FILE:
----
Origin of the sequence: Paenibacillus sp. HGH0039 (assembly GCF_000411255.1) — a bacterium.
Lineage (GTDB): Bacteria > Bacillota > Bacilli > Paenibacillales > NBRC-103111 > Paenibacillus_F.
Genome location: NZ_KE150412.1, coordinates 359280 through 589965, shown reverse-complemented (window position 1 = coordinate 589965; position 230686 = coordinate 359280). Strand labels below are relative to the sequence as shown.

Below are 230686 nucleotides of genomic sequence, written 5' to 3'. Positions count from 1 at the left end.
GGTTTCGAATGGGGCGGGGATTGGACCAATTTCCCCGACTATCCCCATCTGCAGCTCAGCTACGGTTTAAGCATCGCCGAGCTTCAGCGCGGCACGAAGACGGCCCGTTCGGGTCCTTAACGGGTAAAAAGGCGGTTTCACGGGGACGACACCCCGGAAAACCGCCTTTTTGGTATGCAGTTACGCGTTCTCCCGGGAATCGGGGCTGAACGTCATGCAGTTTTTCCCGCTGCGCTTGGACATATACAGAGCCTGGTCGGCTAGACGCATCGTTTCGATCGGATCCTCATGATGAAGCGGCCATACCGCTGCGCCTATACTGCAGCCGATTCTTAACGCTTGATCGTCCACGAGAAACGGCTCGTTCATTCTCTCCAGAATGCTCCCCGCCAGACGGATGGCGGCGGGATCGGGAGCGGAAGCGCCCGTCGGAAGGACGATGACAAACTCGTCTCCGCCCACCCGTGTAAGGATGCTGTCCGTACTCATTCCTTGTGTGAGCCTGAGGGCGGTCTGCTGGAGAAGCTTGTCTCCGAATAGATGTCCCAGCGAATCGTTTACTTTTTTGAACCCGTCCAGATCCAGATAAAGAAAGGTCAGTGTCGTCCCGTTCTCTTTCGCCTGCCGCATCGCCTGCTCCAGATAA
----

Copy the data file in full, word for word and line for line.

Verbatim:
Origin of the sequence: Paenibacillus sp. HGH0039 (assembly GCF_000411255.1) — a bacterium.
Lineage (GTDB): Bacteria > Bacillota > Bacilli > Paenibacillales > NBRC-103111 > Paenibacillus_F.
Genome location: NZ_KE150412.1, coordinates 359280 through 589965, shown reverse-complemented (window position 1 = coordinate 589965; position 230686 = coordinate 359280). Strand labels below are relative to the sequence as shown.

Below are 230686 nucleotides of genomic sequence, written 5' to 3'. Positions count from 1 at the left end.
GGTTTCGAATGGGGCGGGGATTGGACCAATTTCCCCGACTATCCCCATCTGCAGCTCAGCTACGGTTTAAGCATCGCCGAGCTTCAGCGCGGCACGAAGACGGCCCGTTCGGGTCCTTAACGGGTAAAAAGGCGGTTTCACGGGGACGACACCCCGGAAAACCGCCTTTTTGGTATGCAGTTACGCGTTCTCCCGGGAATCGGGGCTGAACGTCATGCAGTTTTTCCCGCTGCGCTTGGACATATACAGAGCCTGGTCGGCTAGACGCATCGTTTCGATCGGATCCTCATGATGAAGCGGCCATACCGCTGCGCCTATACTGCAGCCGATTCTTAACGCTTGATCGTCCACGAGAAACGGCTCGTTCATTCTCTCCAGAATGCTCCCCGCCAGACGGATGGCGGCGGGATCGGGAGCGGAAGCGCCCGTCGGAAGGACGATGACAAACTCGTCTCCGCCCACCCGTGTAAGGATGCTGTCCGTACTCATTCCTTGTGTGAGCCTGAGGGCGGTCTGCTGGAGAAGCTTGTCTCCGAATAGATGTCCCAGCGAATCGTTTACTTTTTTGAACCCGTCCAGATCCAGATAAAGAAAGGTCAGTGTCGTCCCGTTCTCTTTCGCCTGCCGCATCGCCTGCTCCAGATAA